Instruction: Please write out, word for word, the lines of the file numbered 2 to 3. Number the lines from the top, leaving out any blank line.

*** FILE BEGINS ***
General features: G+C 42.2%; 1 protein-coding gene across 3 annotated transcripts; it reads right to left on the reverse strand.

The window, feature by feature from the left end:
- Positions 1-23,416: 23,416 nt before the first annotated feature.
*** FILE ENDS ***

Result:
The window, feature by feature from the left end:
- Positions 1-23,416: 23,416 nt before the first annotated feature.